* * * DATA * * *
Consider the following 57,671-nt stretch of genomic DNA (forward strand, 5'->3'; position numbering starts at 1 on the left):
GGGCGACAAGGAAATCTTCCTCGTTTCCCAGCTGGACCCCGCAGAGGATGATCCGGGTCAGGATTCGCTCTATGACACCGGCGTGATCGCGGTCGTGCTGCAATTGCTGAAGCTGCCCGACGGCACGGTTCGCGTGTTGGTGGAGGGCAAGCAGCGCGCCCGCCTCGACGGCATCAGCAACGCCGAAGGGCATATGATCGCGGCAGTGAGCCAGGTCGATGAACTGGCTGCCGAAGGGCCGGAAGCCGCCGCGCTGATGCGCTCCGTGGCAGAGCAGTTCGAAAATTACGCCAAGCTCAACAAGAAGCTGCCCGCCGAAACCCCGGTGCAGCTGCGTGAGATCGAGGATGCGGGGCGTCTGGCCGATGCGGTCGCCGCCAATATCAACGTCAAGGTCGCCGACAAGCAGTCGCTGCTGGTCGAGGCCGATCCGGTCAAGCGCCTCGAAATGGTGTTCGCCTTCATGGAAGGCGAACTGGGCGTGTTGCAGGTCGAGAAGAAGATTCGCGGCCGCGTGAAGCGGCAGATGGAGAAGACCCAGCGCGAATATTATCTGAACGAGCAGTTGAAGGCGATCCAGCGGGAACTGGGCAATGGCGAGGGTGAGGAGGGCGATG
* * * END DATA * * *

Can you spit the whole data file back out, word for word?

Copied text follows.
Consider the following 57,671-nt stretch of genomic DNA (forward strand, 5'->3'; position numbering starts at 1 on the left):
GGGCGACAAGGAAATCTTCCTCGTTTCCCAGCTGGACCCCGCAGAGGATGATCCGGGTCAGGATTCGCTCTATGACACCGGCGTGATCGCGGTCGTGCTGCAATTGCTGAAGCTGCCCGACGGCACGGTTCGCGTGTTGGTGGAGGGCAAGCAGCGCGCCCGCCTCGACGGCATCAGCAACGCCGAAGGGCATATGATCGCGGCAGTGAGCCAGGTCGATGAACTGGCTGCCGAAGGGCCGGAAGCCGCCGCGCTGATGCGCTCCGTGGCAGAGCAGTTCGAAAATTACGCCAAGCTCAACAAGAAGCTGCCCGCCGAAACCCCGGTGCAGCTGCGTGAGATCGAGGATGCGGGGCGTCTGGCCGATGCGGTCGCCGCCAATATCAACGTCAAGGTCGCCGACAAGCAGTCGCTGCTGGTCGAGGCCGATCCGGTCAAGCGCCTCGAAATGGTGTTCGCCTTCATGGAAGGCGAACTGGGCGTGTTGCAGGTCGAGAAGAAGATTCGCGGCCGCGTGAAGCGGCAGATGGAGAAGACCCAGCGCGAATATTATCTGAACGAGCAGTTGAAGGCGATCCAGCGGGAACTGGGCAATGGCGAGGGTGAGGAGGGCGATG